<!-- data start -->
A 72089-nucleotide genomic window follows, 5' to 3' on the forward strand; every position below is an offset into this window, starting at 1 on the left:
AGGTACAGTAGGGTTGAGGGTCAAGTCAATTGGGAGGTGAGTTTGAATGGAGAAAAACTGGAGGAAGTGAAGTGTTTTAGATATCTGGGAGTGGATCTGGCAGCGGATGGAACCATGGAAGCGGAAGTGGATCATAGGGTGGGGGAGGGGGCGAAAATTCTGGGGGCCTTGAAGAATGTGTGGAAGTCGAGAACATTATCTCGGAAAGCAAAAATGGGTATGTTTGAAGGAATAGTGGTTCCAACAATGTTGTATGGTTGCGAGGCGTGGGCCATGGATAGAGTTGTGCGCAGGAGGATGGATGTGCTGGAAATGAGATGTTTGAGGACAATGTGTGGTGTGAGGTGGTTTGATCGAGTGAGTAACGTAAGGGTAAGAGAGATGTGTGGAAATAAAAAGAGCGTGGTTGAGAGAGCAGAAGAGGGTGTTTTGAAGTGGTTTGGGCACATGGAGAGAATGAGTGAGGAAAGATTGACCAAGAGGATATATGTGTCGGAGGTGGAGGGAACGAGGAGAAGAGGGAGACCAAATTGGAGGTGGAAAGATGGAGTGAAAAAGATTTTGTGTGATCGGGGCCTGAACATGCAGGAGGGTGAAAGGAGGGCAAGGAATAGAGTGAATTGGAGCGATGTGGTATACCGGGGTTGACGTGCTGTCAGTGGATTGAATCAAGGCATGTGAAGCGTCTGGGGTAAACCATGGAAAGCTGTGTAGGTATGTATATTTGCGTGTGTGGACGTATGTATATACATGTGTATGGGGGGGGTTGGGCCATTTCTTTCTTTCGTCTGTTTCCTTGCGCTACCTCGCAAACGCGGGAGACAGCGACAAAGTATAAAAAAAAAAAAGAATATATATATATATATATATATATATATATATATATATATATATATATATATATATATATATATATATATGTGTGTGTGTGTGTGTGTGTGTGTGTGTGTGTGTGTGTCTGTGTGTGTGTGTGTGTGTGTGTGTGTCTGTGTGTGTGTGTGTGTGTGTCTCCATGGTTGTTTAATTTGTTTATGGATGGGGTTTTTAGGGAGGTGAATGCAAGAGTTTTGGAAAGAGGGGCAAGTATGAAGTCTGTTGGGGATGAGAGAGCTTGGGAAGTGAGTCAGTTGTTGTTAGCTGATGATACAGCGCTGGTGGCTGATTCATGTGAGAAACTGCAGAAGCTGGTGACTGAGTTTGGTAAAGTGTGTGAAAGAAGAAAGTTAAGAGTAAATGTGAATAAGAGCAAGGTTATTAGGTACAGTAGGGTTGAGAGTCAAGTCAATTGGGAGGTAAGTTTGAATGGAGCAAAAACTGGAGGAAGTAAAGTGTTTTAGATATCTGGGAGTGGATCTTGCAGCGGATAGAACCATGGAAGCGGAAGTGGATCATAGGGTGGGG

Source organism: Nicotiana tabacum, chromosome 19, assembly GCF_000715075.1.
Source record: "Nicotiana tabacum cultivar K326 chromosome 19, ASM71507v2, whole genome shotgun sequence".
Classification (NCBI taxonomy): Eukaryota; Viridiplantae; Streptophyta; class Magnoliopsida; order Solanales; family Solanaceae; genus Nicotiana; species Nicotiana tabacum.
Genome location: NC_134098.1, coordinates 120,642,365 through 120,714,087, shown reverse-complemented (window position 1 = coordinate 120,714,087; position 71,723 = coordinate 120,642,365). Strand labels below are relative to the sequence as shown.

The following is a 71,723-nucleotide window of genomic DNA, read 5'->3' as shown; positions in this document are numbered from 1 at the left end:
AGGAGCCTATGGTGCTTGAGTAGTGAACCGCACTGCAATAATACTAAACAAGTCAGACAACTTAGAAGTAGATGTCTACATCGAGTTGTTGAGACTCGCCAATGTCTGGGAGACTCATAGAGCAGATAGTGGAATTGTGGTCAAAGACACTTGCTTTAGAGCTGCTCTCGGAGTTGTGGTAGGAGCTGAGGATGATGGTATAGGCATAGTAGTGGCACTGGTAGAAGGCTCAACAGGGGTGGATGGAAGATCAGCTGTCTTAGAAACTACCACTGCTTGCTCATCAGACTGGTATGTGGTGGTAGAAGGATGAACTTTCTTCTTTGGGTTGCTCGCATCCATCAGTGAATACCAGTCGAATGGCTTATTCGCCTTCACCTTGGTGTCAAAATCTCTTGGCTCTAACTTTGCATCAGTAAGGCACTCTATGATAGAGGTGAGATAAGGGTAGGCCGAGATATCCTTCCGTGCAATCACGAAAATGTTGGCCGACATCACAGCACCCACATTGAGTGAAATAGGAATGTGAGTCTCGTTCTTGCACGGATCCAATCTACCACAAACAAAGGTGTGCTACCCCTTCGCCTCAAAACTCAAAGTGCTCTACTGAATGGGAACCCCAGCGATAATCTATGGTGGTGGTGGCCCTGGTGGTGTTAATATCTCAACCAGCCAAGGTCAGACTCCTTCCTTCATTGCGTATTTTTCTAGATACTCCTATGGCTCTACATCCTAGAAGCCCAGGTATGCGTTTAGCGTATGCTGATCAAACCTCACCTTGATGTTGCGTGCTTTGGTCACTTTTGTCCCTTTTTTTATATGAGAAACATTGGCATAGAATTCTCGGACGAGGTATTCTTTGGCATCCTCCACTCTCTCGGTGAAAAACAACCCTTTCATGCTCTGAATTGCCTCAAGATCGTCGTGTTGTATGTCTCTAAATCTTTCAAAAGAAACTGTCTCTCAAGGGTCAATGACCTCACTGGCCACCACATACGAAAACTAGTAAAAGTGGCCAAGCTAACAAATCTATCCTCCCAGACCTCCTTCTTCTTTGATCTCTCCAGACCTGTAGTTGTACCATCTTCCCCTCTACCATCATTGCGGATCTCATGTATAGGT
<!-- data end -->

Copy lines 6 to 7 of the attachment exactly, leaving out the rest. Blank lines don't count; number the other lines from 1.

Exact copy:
Genome location: NC_134098.1, coordinates 120,642,365 through 120,714,087, shown reverse-complemented (window position 1 = coordinate 120,714,087; position 71,723 = coordinate 120,642,365). Strand labels below are relative to the sequence as shown.

The following is a 71,723-nucleotide window of genomic DNA, read 5'->3' as shown; positions in this document are numbered from 1 at the left end: